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Understanding Layer 2 Bridge Domains

You can configure one or more bridge domains on MX Series routers to perform Layer 2 bridging. The Layer 2 bridging functions of the MX Series routers include integrated routing and bridging (IRB) for support for Layer 2 bridging and Layer 3 IP routing on the same interface, and virtual switches that isolate a LAN segment with its spanning-tree protocol instance and separate its VLAN ID space.

A bridge domain is a set of logical ports that share the same flooding or broadcast characteristics. Like a virtual LAN (VLAN), a bridge domain spans one or more ports of multiple devices.

On Juniper Networks MX Series 5G Universal Routing Platforms only, you can configure one or more bridge domains to perform Layer 2 bridging. Thus, MX Series routers can function as Layer 2 switches, each with multiple bridging, or broadcast, domains that participate in the same Layer 2 network. You can also configure Layer 3 routing support for a bridge domain. Integrated routing and bridging (IRB) provides support for Layer 2 bridging and Layer 3 IP routing on the same interface. IRB enables you to route packets to another routed interface or to another bridge domain that has a Layer 3 protocol configured.

You can also group one or more bridge domains within a single instance, or virtual switch. The MX Series routers also support multiple virtual switches, each of which operates independently of other virtual switches on the router. Virtual switches isolate a LAN segment with its spanning-tree protocol instance. . Thus, each virtual switch can participate in a different Layer 2 network.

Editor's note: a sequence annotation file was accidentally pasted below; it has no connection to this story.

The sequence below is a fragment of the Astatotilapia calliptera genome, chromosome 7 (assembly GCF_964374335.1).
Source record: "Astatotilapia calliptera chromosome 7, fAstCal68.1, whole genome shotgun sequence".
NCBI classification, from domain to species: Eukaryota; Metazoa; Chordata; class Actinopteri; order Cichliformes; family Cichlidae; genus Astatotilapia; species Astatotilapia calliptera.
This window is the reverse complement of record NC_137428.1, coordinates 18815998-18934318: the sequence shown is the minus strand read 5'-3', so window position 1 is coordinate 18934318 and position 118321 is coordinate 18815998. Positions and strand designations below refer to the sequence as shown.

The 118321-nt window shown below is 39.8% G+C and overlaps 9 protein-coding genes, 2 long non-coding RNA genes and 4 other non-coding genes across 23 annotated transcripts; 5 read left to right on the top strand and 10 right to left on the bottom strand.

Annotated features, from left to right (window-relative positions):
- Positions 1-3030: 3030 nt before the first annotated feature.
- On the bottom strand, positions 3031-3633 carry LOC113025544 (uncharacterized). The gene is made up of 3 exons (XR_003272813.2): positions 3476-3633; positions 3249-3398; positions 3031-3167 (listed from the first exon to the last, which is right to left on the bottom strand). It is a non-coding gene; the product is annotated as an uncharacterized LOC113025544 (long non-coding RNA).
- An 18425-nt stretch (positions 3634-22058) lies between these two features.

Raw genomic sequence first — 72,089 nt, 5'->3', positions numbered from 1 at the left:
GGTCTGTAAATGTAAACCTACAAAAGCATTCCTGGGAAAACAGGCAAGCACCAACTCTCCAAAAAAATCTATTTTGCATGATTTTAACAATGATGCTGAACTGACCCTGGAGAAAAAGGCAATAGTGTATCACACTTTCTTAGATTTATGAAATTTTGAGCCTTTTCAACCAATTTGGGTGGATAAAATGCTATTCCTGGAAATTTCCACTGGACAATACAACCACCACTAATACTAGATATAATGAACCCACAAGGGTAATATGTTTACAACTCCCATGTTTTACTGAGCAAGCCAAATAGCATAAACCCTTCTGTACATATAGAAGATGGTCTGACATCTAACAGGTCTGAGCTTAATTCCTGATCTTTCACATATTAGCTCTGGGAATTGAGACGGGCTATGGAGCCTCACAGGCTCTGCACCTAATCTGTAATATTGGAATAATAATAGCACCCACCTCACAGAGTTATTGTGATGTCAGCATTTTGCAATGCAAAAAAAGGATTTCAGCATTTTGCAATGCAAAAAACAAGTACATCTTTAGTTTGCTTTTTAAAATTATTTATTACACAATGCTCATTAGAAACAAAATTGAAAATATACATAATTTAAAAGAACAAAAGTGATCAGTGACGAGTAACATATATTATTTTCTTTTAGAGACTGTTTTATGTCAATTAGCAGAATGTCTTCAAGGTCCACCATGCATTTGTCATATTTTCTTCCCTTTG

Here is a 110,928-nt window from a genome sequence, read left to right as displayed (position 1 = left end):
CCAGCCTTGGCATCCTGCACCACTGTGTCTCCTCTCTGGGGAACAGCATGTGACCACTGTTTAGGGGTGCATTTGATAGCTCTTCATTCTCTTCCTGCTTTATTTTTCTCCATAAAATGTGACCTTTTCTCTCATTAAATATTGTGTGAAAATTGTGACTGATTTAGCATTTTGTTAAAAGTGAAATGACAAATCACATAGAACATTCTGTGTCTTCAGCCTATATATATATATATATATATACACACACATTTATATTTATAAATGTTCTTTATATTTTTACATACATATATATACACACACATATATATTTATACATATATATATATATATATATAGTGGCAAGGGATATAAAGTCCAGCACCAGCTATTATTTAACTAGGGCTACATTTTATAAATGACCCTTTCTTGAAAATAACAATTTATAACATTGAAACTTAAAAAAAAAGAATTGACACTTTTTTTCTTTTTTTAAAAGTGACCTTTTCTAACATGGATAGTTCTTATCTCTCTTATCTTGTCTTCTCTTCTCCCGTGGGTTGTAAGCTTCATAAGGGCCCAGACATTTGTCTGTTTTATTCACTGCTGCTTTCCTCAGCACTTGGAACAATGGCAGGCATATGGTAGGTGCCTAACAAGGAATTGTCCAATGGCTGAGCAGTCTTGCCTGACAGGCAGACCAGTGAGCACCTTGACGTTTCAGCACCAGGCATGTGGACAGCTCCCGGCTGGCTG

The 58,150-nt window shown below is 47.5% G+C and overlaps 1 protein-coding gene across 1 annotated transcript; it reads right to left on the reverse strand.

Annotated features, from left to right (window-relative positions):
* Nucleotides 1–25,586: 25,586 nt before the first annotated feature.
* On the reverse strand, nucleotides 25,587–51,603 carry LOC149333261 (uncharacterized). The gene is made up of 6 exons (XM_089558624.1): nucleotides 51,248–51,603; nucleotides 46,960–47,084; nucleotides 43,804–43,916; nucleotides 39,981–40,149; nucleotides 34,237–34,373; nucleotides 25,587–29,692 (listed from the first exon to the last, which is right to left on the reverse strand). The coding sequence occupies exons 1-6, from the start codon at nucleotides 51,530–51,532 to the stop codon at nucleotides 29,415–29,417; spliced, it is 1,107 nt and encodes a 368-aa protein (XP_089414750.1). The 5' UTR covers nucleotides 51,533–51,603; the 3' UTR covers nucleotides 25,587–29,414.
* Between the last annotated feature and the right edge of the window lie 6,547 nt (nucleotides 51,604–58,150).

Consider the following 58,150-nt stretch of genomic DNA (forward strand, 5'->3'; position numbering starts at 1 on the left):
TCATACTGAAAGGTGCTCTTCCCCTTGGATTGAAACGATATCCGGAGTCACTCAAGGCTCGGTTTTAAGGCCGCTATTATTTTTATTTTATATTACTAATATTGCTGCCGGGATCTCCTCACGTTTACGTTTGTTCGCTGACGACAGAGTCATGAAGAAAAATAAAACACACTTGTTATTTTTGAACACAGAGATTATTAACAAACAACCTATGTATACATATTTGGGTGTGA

In Junos OS Release 9.2 and later, bridge domains provide support for a Layer 2 trunk port. A Layer 2 trunk interface enables you to configure a single logical interface to represent multiple VLANs on a physical interface. You can configure a set of bridge domains and VLAN identifiers that are automatically associated with one or more Layer 2 trunk interfaces. Packets received on a trunk interface are forwarded within a bridge domain that has the same VLAN identifier. A Layer 2 trunk interface also supports IRB within a bridge domain. In addition, you can configure Layer 2 learning and forwarding properties that apply to the entire set of bridge domains.

In Junos OS Release 9.3 and later, you can configure VPLS ports in a virtual switch instead of a dedicated routing instance of type vpls so that the logical interfaces of the Layer 2 bridge domains in the virtual switch can handle VPLS routing instance traffic. Packets received on a Layer 2 trunk interface are forwarded within a bridge domain that has the same VLAN identifier.